Connect with us

Can you detect leaking batteries electronically?

Discussion in 'Power Electronics' started by Doug3004, Sep 11, 2016.

Scroll to continue with content
  1. Doug3004

    Doug3004

    119
    23
    Sep 5, 2014
    I have a Sony ICF-SW7600GR shortwave radio that had batteries in it and sat for a long time. I very rarely listen to it; it had probably been 6 or 8 months since I'd last turned it on. I don't remember how old the batteries were.

    hXXps://www.amazon.com/Sony-ICF-SW7600GR-Shortwave-Receiver-Reception/dp/B00006IS4X

    Over the last few weeks, four different times, it suddenly started beeping odd on its own. It has an alarm clock function, but that is just a 24-hour alarm (if you set it for 3PM for example, it goes off every day at 3 PM). I had not set the alarm at all tho, and the odd beeping did not sound like the alarm beep anyway.

    After the fourth time of this I decided maybe it would be better to just take the batteries out, since I didn't use it often anyway. It was then that I saw that one of the alkaline AA batteries was leaking quite badly.

    The manual does not say anything about having this as a feature; it only notes that there is a low-battery indicator in the LCD, and that the radio sound becomes distorted when the batteries get low. It seems a very unlikely coincidence however.

    hXXps://docs.sony.com/release/ICFSW7600GR.pdf

    I've never had anything else do this--make an odd sound all on its own, when the batteries are failing... Is there any way they could have built this thing to do this on purpose?

    I threw the batteries out a few days ago, and didn't think to check them all with any kind of meter. Do the batteries do anything unusual when they leak, other than put out less volts/current?
     
  2. Doug3004

    Doug3004

    119
    23
    Sep 5, 2014
    Well nuts. I tried to kill those links but it salvaged the amazon one anyway...
    Is there a 'code' tag? Or some other way here to post inactive links?
    I kinda prefer to post dead ones anyway, as it avoids the whole clickbait issue.
     
  3. Alec_t

    Alec_t

    2,934
    799
    Jul 7, 2015
    I bet your smoke alarm (you do have at least one, don't you? :eek:) or other hazard alarm does that.
     
  4. Bluejets

    Bluejets

    4,598
    975
    Oct 5, 2014
    Yep...my smokies get the hiccups....... other devices are radio control transmitters....food freezers.
    lost model alarms.....:)
     
  5. 73's de Edd

    73's de Edd

    3,063
    1,299
    Aug 21, 2015
    Sir Doug3004 . . . . .

    Two degrees of leaked battery electrolyte "goo" . . .the wet stage and the dried up dry residue stage.
    If the former . . .a possibility that some got down across PCB solder foil(s) and conductivity caused the effect.
    Being in a one in a 10,419 chance and in being across JUST the right circuitry path.
    Otherwise . . . . . I NEVER-NEVER-NEVER-done-EVER heard of a "low battery" alarm cue on a Sony.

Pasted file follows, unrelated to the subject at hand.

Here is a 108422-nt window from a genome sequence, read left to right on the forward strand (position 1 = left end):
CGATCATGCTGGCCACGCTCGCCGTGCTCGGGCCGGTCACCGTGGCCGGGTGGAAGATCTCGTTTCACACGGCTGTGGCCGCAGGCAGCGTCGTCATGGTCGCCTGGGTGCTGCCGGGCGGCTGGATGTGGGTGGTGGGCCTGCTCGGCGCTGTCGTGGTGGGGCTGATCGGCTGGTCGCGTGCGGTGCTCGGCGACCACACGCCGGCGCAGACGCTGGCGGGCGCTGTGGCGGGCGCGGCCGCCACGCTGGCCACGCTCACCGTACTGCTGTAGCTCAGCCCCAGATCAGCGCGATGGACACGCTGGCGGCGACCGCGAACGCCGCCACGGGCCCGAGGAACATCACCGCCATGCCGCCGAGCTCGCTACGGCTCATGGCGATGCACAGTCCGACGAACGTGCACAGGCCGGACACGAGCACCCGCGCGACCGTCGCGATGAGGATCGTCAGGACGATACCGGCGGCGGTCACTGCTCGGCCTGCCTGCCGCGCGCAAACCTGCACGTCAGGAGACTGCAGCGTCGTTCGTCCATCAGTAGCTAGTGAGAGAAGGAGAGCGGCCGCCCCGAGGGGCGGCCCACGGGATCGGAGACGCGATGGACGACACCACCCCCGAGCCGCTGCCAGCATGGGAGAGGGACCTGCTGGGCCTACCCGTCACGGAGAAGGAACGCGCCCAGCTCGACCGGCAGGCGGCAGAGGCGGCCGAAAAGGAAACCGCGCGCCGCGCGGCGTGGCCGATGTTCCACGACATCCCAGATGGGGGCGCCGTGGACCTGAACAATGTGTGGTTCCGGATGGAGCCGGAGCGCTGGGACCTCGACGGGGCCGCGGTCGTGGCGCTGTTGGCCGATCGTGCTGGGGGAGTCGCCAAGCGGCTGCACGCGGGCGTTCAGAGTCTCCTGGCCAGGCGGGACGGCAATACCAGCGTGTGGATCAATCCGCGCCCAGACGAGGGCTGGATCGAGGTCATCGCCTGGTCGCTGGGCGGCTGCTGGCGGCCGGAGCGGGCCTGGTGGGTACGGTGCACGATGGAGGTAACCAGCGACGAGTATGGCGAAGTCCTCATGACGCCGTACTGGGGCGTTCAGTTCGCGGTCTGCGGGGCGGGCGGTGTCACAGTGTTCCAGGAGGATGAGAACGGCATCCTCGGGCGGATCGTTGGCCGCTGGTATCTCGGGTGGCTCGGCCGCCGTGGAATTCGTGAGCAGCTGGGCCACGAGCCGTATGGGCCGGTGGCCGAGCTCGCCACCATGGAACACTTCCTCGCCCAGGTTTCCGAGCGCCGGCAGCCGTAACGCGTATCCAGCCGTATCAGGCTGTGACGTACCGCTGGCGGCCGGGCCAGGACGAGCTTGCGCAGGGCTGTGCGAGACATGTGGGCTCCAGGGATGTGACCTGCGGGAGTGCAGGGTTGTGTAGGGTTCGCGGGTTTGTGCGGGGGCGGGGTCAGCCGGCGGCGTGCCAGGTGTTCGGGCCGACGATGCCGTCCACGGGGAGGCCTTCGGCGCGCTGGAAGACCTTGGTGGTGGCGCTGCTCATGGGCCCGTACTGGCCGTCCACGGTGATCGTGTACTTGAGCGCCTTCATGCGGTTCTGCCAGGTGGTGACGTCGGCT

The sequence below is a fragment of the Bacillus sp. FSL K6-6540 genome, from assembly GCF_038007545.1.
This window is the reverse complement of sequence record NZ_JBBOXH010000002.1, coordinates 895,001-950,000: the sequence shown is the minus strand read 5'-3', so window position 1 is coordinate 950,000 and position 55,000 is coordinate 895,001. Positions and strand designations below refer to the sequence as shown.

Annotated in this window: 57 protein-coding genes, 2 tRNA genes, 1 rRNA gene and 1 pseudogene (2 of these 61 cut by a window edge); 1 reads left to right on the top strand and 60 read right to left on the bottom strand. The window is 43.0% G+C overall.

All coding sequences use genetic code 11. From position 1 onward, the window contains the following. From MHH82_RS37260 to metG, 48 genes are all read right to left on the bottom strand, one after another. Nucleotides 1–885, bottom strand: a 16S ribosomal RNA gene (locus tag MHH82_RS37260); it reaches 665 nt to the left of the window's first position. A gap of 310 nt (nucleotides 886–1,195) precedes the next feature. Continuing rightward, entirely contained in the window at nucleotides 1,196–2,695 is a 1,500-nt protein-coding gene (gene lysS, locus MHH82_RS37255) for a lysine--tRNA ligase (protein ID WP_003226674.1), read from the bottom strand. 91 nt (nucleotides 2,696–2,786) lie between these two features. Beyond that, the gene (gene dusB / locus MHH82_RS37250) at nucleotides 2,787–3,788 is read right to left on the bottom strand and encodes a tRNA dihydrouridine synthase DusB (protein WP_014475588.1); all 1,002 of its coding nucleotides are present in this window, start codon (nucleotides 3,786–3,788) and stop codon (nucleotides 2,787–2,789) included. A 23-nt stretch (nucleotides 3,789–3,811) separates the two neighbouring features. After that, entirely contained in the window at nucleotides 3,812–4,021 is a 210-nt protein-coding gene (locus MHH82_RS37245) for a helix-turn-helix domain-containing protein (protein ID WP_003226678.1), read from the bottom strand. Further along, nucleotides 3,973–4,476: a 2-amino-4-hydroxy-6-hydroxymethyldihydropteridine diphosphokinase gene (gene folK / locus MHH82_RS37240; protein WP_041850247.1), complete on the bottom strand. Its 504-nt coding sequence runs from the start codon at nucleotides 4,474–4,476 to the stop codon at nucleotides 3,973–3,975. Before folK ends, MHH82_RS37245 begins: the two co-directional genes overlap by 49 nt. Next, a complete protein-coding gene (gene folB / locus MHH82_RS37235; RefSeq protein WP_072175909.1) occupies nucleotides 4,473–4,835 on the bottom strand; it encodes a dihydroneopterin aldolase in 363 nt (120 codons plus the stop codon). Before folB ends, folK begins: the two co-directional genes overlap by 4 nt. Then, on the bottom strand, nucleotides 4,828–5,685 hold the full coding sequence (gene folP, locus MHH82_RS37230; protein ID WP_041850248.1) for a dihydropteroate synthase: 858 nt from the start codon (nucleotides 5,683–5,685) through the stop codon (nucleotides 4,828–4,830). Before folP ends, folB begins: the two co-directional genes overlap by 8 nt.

73's de Edd
     
    Last edited by a moderator: Sep 12, 2016
  6. Rapidrob

    Rapidrob

    11
    6
    Sep 12, 2016
    I'd got to Harbor Freight and buy NiMH batteries. They are rechargeable and cost the same as "store bought" Alkaline batteries. I have never had one leak on me and I leave them in stuff for a long time too.
    While not an answer to your question,at least they may help the corrosion problem.
     
  7. frhrwa

    frhrwa

    23
    1
    Jun 17, 2012
    If i'm not using something often, I remove the batteries..
     
  8. Audioguru

    Audioguru

    3,114
    696
    Sep 24, 2016
    Duracell AA alkaline cells leak when discharged. Energizer guarantee no leakage from their AA alkaline cells.
     
  9. PhilK

    PhilK

    3
    0
    Sep 16, 2009
    My worry would be that the leak got into the electronics which was shorting something out causing the sounds you heard.
     
  10. Consultant

    Consultant

    9
    0
    Dec 2, 2011
    Hi,
    Yours had the digital display? If so, then I suspect that a partially bad contact at the battery contact is causing digital corruption. I don't think it is an intentional low battery warning, but probably random signs of problems because the digital side of things keeps getting corrupted? It could be the varying resistance of the contact is sometimes causing the voltage to drop below what it needs, or it sometimes is high enough resistance to limit the current to where it can't draw enough current to keep the digital side going properly.

    Look for silver PLATING polish or solution. Amazon do quite a good one for round $15-20. Then sandpaper off all corrosion and use a q-tip or similar to plate the contacts with silver. Hopefully this will make all the problems go away...
     
Ask a Question
Want to reply to this thread or ask your own question?
You'll need to choose a username for the site, which only take a couple of moments (here). After that, you can post your question and our members will help you out.
Electronics Point Logo
Continue to site
Quote of the day

-